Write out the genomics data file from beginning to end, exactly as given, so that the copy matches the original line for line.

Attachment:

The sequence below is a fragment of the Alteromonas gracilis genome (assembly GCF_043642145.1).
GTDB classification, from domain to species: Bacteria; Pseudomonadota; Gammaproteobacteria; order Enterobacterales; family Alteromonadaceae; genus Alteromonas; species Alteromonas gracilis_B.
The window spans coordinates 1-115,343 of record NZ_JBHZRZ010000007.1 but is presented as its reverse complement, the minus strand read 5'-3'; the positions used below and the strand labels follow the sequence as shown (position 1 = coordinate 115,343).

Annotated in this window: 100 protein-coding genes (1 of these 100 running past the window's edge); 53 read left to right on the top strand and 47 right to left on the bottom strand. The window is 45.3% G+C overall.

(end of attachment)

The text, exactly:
The sequence below is a fragment of the Alteromonas gracilis genome (assembly GCF_043642145.1).
GTDB classification, from domain to species: Bacteria; Pseudomonadota; Gammaproteobacteria; order Enterobacterales; family Alteromonadaceae; genus Alteromonas; species Alteromonas gracilis_B.
The window spans coordinates 1-115,343 of record NZ_JBHZRZ010000007.1 but is presented as its reverse complement, the minus strand read 5'-3'; the positions used below and the strand labels follow the sequence as shown (position 1 = coordinate 115,343).

Annotated in this window: 100 protein-coding genes (1 of these 100 running past the window's edge); 53 read left to right on the top strand and 47 right to left on the bottom strand. The window is 45.3% G+C overall.